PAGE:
The Taikon Sisters
I moved to Budapest in 1973, and although I was a Roma girl, I began my studies at the Faculty of Humanities at ELTE University. At the same time, I also joined the movement for Roma rights. We collected traditional workers’ music , which we presented at workers’ hostels and Youth Clubs with our band, Monszun. For many years, people looked at me strangely: at the time, the idea of a Gypsy girl playing a public role was a real novelty. It must have happened sometime in the mid-70’s: János Maróthy, a musicologist of Budapest’s Bartók Archives, had just come home from a conference – from Sweden, perhaps. He gave me a photo as a gift and said, “there are other Gypsy women thinking like you, living on the other side of the world. Don’t feel alone.” Katarina Taikon’s picture has been hanging on my wall among my family photos ever since, encouraging me with its shy smile.
Katarina Taikon-Katitzi published a book, entitled Katitzi, in which she described the misery of her childhood in order to acquaint Swedish society with some unknown facts. In doing so, she initiated a radical process that continues to affect us today. Although Romani communities have been living in Sweden for 400 years, their lives were always characterized by the bitter freedom of travelers, the destution of tents and caravans. Only in the eyes of outsiders did their lifestyle on the fringes of society seem romantically authentic and natural.
After the publication of her first children’s book, a positive change began to take place in Swedish society, which eventually made possible the provision of proper housing for Romas and education in the Romani language. The pioneer of this movement was Katarina Taikon. Her sister, Rosa Taikon, continues even today to devote much time and energy to preserving the memory of her sister, who died at an early age; she has recommended the Katitzi volumes for translation and publication in recent /new EU member countries, and takes every opportunity to promote them on book tours.
Yet Rosa Taikon could talk about herself as well. Not only about the fact that she was among the pillars of the movement for Roma rights, but about her life, in which she endeavored to extend her life-long profession into the realm of art. For Rosa Taikon is a world-renowned silversmith, who has applied the traditional method of the Kelderás Gypsies to jewelry making. The works of Rosa Taikon have been shown in the National Museum in Sweden.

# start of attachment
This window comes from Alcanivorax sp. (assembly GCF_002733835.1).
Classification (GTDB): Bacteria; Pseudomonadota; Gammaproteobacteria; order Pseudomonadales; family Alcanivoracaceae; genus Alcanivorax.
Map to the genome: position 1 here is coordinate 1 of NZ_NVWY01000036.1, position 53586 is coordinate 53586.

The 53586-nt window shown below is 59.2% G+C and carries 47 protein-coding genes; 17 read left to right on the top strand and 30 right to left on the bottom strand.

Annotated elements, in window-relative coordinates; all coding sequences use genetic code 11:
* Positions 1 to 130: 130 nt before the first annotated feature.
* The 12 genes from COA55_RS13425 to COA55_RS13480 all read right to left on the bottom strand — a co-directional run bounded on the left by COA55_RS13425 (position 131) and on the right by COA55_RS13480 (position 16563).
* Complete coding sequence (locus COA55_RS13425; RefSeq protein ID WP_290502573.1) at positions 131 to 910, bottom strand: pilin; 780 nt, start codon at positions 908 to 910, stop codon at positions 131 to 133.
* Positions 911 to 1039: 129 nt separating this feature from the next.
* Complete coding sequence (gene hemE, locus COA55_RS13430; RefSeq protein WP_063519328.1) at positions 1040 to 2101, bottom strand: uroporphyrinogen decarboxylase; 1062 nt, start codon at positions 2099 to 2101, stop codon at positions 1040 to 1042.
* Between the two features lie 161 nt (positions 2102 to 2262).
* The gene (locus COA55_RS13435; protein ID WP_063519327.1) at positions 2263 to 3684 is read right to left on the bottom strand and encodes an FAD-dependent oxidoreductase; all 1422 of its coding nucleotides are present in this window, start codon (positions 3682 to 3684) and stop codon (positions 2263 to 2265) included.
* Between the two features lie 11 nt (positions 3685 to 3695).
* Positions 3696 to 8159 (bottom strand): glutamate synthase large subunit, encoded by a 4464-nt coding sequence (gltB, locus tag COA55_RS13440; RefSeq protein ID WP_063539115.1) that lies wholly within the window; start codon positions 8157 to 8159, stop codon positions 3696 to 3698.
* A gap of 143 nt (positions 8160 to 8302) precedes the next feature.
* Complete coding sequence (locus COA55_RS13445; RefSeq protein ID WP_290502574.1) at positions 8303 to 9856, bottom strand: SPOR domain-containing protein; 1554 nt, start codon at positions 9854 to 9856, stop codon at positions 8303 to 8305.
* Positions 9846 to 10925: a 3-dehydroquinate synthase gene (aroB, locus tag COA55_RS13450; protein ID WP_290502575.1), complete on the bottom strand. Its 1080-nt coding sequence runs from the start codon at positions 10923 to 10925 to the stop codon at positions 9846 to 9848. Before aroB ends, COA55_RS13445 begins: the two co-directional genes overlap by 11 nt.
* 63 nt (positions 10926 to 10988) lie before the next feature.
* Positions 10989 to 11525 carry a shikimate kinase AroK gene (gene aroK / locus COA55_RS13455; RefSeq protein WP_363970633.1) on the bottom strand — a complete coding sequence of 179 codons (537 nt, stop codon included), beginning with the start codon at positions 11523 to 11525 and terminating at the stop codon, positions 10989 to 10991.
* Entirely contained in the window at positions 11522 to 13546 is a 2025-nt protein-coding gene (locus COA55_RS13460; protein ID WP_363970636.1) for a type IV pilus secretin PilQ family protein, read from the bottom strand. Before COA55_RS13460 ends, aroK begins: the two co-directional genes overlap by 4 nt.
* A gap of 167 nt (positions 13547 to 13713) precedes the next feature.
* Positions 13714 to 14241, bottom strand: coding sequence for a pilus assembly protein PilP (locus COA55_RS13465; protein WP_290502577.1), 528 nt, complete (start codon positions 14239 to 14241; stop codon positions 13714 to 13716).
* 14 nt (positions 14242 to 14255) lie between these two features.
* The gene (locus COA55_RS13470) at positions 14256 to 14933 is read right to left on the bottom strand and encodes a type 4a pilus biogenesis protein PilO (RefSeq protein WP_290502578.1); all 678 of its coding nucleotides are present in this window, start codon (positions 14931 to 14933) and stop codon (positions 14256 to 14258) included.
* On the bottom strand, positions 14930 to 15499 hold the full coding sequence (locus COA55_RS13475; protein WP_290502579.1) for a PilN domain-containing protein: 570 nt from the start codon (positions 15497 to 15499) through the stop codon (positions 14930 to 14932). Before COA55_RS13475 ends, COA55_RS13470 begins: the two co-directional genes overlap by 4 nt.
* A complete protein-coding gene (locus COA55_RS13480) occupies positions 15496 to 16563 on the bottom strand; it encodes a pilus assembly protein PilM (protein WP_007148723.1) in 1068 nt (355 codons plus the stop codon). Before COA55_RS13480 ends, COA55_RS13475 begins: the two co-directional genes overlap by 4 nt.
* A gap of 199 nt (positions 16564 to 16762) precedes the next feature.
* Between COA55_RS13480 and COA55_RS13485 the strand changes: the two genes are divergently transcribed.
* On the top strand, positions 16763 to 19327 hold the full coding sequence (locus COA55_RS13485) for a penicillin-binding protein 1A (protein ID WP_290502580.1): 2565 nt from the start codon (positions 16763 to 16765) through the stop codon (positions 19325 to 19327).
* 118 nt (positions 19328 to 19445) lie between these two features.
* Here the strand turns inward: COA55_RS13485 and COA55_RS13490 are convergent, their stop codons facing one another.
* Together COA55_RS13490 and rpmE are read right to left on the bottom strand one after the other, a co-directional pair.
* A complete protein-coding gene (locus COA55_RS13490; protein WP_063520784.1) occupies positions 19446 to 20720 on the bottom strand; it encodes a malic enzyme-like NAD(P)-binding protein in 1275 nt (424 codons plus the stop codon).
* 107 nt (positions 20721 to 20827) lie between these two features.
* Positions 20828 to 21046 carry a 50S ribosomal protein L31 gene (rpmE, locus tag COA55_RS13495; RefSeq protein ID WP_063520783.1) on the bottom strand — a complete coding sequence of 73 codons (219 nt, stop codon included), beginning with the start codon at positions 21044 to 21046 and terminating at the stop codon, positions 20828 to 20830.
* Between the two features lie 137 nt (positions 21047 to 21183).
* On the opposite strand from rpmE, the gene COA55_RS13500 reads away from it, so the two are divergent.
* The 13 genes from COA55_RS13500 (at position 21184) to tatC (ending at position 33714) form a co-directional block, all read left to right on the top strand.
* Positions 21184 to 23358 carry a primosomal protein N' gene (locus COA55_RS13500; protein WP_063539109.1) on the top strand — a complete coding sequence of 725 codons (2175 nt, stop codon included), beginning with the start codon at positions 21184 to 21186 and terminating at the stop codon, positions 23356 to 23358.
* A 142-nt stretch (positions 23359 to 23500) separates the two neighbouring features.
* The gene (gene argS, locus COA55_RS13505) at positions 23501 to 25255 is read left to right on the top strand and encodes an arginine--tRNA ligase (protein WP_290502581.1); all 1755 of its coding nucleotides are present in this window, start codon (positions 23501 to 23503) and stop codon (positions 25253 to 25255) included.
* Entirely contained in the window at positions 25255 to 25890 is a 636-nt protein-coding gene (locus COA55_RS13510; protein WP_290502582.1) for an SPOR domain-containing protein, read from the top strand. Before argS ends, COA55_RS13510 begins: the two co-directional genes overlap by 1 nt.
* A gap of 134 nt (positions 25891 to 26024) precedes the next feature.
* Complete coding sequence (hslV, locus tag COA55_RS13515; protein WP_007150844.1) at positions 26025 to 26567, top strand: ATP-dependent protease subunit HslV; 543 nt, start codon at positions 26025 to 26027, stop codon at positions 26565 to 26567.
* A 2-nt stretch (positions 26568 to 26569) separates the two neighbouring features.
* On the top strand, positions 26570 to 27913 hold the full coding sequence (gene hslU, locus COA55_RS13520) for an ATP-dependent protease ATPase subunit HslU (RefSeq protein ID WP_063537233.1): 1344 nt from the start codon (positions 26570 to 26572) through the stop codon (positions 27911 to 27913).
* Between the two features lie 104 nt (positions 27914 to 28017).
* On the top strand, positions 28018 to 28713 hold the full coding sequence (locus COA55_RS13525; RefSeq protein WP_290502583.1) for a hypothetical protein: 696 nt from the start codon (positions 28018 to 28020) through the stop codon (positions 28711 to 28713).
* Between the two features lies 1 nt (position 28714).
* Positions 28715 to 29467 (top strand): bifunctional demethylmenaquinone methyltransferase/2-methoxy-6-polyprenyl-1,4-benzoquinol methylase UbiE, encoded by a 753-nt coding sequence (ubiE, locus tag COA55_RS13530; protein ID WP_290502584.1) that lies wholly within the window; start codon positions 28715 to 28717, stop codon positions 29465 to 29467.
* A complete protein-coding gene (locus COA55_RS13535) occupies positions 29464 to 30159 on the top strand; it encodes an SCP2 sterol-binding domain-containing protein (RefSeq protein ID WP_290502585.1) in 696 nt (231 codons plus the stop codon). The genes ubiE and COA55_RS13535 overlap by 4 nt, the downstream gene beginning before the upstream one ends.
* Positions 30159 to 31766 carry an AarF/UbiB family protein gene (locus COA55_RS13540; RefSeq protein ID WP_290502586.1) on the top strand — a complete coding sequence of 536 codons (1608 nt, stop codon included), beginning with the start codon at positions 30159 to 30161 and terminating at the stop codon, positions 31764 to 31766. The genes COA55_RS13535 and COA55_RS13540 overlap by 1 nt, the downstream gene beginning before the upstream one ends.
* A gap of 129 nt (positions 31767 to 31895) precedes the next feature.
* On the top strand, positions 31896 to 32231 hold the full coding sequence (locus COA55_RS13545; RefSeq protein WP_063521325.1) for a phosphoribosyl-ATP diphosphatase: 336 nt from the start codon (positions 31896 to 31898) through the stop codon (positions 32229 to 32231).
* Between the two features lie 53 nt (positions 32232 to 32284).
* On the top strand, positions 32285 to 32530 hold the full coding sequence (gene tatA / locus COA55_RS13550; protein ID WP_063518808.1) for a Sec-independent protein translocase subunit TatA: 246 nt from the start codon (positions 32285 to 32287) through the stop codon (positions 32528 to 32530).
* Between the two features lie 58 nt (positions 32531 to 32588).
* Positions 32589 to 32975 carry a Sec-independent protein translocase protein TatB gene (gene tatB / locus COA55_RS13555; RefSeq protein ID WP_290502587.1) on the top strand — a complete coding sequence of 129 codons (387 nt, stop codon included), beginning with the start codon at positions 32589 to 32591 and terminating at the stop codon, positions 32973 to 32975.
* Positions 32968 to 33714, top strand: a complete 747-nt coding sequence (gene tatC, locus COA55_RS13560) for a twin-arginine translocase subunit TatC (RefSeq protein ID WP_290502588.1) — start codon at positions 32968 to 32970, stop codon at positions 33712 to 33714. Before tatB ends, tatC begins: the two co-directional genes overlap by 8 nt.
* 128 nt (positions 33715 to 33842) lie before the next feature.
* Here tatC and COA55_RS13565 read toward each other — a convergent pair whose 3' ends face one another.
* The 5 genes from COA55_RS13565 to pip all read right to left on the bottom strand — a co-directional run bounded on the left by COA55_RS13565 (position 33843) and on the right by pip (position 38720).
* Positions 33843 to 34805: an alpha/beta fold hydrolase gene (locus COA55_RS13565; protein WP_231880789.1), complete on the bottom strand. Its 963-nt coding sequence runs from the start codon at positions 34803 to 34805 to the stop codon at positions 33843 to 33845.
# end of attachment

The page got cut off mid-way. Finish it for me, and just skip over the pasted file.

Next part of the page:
After I succeeded in organizing the world’s first, immensely successful exhibition of Romani Fine Art in May 1979 in Budapest (“First National Exhibition of Autodidact Romani Artists), I was inspired by the warmth of its reception, and began compiling a volume entitled Romani Artists in Europe.
I sent letters to the most prominent museums and most famous cultural and social forums of Romani people, asking for their support in the form of photos and essays. It was in this way that I got to know Rosa Taikon and her amazing jewelry. When we finally met in 1985, at the Romani Art World Expo in Paris, we greeted each other like sisters. In Romani. We both felt that the long road we had travelled – from the Gypsy settlements or even from wagons, through the university to the museum (whether as an artist or manager) – had not been in vain, because we had set an example and opened possibilities for others as well.
The art of Rosa Taikon, which embraces varied cultures and times, from Ancient Roman bracelets to rustic Nordic designs, incorporates almost everything that can be given expression in jewelry. She works primarily with silver and semiprecious stones. A typical Romani art piece is the wedding belt with golden coins, called kushtik; in Rosa’s hands, it became an unmistakably unique metal belt. Her necklaces, rings and earrings live their own independent lives, and whoever wears them can expect to draw conspicuous attention. By choosing silver over gold as her primary material, Rosa breaks with the traditional image of jewelry as a privilege of high society, becoming an admired figure of the rebellious youth culture of the 1970’s.
Wearers of her jewelries express their open social perspective and dedication to beauty at the same time. The art of caldron welding of the Kelderás Gypsies finds echoes in her rustic designs, while the refinement and playfulness of silver create a unique tension in each of her works. To own a Rosa Taikon means possessing a piece of Swedish history.
Written by Ágnes Daróczi